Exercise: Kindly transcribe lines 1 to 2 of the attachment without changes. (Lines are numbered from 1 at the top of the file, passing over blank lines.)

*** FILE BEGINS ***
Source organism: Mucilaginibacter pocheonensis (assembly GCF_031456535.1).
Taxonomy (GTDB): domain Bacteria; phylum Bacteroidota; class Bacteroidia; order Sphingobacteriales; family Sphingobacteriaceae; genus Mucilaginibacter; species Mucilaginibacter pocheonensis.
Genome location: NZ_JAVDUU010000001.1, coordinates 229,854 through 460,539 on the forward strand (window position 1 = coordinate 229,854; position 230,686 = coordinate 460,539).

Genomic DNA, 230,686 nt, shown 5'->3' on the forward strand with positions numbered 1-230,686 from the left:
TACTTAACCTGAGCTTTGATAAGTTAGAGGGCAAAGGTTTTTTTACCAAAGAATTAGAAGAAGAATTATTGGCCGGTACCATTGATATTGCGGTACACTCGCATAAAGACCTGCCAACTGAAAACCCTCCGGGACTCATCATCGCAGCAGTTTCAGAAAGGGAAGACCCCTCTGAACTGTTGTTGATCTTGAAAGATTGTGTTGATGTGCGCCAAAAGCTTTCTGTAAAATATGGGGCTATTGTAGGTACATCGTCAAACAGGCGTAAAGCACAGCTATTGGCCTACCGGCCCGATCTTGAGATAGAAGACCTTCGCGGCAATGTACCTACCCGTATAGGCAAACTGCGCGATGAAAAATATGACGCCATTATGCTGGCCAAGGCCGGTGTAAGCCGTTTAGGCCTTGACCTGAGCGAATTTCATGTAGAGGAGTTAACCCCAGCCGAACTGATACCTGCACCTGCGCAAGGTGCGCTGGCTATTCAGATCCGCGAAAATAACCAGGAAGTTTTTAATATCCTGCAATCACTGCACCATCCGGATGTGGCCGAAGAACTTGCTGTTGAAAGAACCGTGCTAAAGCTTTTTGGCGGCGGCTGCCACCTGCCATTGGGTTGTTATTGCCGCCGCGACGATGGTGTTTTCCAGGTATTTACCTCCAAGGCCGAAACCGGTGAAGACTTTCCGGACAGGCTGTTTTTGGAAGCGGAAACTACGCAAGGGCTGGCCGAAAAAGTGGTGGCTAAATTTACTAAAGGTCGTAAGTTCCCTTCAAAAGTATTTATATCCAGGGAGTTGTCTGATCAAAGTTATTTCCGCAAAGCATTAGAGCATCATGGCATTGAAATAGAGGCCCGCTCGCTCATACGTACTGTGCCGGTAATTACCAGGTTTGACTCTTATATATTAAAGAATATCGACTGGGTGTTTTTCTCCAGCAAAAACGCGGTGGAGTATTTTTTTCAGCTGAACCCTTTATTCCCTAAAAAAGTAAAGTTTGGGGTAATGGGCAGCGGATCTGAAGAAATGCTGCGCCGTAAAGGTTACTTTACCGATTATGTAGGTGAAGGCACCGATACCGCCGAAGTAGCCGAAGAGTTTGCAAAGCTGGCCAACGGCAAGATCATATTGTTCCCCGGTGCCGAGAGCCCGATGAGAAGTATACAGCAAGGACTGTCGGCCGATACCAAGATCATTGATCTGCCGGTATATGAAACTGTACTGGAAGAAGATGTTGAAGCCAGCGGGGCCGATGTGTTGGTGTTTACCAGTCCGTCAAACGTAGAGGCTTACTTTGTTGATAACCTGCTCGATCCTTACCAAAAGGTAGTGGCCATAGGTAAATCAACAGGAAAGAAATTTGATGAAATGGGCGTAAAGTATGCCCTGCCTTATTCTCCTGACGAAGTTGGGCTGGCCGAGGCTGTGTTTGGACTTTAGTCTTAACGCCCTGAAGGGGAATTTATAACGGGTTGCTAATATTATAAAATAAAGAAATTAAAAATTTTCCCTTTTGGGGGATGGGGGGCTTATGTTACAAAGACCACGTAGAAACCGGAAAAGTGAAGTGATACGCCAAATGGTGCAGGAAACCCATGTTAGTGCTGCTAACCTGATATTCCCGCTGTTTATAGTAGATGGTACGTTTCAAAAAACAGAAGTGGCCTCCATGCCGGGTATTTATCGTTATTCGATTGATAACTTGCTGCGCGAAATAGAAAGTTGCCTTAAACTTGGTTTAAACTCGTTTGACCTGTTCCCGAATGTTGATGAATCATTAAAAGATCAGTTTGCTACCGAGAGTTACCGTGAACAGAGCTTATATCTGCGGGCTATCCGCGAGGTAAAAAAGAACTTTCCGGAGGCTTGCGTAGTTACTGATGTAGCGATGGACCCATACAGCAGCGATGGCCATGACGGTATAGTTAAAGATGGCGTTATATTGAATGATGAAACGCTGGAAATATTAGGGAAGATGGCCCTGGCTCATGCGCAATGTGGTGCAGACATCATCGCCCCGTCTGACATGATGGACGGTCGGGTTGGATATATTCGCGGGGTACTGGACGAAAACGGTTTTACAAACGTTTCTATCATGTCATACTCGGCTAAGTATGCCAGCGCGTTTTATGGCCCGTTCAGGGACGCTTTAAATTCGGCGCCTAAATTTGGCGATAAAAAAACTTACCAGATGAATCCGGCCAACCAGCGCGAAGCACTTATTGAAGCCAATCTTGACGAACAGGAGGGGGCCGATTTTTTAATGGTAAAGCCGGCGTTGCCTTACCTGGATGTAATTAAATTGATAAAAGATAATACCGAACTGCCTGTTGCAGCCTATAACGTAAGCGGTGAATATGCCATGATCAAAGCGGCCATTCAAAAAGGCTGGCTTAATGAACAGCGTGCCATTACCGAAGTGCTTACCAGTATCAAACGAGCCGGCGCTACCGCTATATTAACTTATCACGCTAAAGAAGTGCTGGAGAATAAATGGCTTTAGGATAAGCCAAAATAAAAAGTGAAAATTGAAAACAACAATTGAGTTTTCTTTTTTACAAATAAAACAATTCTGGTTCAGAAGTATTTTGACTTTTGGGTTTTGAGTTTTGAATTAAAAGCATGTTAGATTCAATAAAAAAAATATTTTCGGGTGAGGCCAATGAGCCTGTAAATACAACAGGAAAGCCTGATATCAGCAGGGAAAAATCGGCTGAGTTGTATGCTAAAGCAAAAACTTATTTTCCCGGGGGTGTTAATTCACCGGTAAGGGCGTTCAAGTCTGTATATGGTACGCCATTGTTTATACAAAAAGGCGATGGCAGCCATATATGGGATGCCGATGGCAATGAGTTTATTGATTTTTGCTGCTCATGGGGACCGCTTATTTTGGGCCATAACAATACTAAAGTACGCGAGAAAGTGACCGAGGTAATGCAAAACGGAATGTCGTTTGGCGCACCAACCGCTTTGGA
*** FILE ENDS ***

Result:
Source organism: Mucilaginibacter pocheonensis (assembly GCF_031456535.1).
Taxonomy (GTDB): domain Bacteria; phylum Bacteroidota; class Bacteroidia; order Sphingobacteriales; family Sphingobacteriaceae; genus Mucilaginibacter; species Mucilaginibacter pocheonensis.